Iranians march to back Palestinians, reject Trump Mideast plan

Iraqi Shi’ite Muslims march during a parade marking the annual al-Quds Day (Jerusalem Day) on the last Friday of the Muslim holy month of Ramadan, in Baghdad, Iraq, May 31, 2019. — Reuters pic
Iraqi Shi’ite Muslims march during a parade marking the annual al-Quds Day (Jerusalem Day) on the last Friday of the Muslim holy month of Ramadan, in Baghdad, Iraq, May 31, 2019. — Reuters pic

DUBAI, May 31 — Tens of thousands of Iranians marking the annual “Quds (Jerusalem) Day” in the Islamic Republic today condemned a planned Middle East peace plan touted by US President Donald Trump as the “deal of the century.”

State television said state-sponsored marches were being held in 950 communities across Iran and showed demonstrators carrying banners with slogans such as “Jerusalem is the eternal capital of Palestine” and “Death to America”.

“No to the deal of the century” read a banner splashed across the news screen on state TV, which also showed a Quds Day march in neighbouring Iraq’s capital Baghdad.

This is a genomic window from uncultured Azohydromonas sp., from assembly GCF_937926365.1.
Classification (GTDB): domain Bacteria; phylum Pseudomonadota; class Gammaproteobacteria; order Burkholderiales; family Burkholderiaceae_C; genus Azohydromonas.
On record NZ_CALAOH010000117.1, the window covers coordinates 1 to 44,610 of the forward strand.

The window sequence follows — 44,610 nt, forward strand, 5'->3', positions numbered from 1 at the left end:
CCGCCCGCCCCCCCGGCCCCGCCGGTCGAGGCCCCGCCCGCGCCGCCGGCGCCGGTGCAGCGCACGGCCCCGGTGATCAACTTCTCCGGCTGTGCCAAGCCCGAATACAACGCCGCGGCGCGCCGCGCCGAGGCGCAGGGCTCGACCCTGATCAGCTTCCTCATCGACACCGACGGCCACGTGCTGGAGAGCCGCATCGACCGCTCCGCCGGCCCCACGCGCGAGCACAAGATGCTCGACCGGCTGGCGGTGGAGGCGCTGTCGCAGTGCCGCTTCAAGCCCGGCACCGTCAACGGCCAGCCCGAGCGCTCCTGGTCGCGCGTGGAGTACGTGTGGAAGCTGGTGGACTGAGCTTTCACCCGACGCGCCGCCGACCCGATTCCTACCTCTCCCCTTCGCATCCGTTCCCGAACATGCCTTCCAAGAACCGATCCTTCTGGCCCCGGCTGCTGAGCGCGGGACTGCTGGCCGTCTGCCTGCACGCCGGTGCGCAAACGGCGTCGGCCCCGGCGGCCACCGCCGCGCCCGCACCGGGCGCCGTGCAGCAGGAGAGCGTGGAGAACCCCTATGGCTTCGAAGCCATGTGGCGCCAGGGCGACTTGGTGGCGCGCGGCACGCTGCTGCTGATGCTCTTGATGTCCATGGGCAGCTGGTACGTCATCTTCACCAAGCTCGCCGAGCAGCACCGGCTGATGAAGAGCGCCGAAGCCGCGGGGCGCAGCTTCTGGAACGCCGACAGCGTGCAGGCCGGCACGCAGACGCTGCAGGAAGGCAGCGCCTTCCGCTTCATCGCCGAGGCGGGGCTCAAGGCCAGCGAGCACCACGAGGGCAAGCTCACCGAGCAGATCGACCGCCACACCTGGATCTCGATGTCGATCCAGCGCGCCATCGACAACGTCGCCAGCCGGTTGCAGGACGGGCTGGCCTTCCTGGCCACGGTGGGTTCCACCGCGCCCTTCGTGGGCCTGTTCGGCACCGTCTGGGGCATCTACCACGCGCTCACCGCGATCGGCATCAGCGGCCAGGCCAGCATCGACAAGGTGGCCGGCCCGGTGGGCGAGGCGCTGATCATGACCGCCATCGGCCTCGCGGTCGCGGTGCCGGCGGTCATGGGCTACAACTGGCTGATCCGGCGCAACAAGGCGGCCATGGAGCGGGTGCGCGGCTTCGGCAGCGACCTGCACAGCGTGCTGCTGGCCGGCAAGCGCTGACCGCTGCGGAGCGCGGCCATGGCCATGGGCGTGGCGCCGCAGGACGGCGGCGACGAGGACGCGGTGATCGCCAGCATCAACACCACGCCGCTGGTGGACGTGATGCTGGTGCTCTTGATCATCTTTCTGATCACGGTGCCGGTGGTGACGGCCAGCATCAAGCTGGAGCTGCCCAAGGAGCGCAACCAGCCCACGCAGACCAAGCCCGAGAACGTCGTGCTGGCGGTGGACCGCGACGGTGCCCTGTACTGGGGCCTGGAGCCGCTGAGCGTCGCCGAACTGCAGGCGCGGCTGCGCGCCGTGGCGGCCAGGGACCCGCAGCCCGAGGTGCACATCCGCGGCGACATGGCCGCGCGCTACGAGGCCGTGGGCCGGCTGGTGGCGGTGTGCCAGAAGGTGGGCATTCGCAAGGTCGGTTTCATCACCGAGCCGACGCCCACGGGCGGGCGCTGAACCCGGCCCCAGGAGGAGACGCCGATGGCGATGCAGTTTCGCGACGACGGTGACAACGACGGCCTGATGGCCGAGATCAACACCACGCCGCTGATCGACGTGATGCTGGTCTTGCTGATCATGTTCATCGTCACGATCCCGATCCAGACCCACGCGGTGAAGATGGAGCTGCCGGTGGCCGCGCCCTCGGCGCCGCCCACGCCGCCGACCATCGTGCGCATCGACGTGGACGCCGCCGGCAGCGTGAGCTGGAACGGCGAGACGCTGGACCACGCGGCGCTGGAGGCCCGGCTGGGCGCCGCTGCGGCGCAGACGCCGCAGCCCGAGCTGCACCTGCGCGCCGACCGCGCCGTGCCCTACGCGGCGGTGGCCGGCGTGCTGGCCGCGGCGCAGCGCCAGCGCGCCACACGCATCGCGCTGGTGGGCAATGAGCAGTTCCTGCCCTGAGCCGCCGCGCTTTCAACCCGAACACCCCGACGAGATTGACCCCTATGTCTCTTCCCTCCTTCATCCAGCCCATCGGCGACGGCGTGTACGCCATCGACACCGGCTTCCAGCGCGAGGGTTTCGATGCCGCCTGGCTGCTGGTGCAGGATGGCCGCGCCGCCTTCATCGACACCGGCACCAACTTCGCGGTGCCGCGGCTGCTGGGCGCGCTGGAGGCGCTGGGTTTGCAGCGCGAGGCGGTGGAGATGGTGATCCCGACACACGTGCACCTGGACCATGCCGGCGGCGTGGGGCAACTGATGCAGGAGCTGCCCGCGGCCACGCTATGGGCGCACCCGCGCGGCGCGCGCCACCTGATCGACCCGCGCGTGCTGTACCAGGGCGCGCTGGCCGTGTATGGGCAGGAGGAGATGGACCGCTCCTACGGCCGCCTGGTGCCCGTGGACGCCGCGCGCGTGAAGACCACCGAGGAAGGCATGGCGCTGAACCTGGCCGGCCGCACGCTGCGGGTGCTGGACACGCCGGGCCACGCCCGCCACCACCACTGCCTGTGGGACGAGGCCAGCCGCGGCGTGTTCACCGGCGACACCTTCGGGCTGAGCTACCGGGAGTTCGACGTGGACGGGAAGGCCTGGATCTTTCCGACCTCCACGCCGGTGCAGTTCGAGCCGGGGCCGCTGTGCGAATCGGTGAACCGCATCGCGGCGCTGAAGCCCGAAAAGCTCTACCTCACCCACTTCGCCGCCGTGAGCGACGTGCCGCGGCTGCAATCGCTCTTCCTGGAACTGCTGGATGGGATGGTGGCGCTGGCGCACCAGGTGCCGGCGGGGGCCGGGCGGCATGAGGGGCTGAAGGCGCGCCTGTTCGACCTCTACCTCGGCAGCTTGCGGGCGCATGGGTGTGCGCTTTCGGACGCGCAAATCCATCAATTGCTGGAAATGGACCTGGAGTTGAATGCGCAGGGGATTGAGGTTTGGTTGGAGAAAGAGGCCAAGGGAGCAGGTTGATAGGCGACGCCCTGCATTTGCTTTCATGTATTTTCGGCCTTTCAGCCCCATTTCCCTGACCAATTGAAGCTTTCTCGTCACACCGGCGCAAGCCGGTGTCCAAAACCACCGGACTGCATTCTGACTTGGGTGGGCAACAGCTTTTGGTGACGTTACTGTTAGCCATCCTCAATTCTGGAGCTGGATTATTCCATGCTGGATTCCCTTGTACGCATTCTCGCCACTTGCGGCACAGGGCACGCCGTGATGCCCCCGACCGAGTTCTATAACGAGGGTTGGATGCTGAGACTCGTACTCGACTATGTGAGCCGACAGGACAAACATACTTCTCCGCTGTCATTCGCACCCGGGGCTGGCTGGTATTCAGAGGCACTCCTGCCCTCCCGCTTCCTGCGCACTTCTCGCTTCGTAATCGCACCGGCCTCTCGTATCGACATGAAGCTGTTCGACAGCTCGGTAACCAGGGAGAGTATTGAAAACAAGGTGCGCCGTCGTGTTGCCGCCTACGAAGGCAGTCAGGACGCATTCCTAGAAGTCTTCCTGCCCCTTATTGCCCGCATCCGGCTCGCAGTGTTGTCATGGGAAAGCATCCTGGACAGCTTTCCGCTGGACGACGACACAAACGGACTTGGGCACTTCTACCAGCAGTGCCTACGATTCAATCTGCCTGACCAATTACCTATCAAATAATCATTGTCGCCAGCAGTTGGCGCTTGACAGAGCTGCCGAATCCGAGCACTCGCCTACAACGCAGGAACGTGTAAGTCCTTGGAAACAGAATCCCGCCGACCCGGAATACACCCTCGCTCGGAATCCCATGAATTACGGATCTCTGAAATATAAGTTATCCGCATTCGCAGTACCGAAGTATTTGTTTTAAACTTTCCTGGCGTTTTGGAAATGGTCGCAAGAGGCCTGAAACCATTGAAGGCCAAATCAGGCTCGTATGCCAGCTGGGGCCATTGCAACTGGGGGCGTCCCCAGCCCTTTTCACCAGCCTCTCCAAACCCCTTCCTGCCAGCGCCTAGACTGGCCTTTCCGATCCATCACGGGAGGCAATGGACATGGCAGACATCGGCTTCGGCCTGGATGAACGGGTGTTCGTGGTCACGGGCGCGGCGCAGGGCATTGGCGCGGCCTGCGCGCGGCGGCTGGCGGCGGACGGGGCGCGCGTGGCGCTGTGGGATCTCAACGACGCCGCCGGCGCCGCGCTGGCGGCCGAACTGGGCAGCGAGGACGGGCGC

Iran’s Revolutionary Guards said on Wednesday that Washington’s long-awaited Israeli-Palestinian peace plan was doomed to fail and that the Palestinian resistance movement would respond firmly to those who proposed it.

Palestinian officials have already spurned the plan, believing it will be heavily biased in favour of Israel.

Opposition to Israel is a cornerstone of Shi’ite-led Iran. It backs Palestinian and Lebanese Islamist militant groups opposed to peace with Israel, which Tehran refuses to recognise.

Iran’s Supreme Leader Ayatollah Ali Khamenei has said the Trump plan would fail, and President Hassan Rouhani said on Wednesday that the deal of the century would be the “bankruptcy of the century” for its who proponents.

Israel, the United States and its chief Sunni Arab ally Saudi Arabia accuse Iran of fomenting tension in the Middle East and of sponsoring terrorism. Tehran denies this.

Quds Day was launched by Ayatollah Ruhollah Khomeini, the leader of Iran’s 1979 Islamic revolution, and is held on the last Friday of the Muslim fasting month of Ramadan. — Reuters

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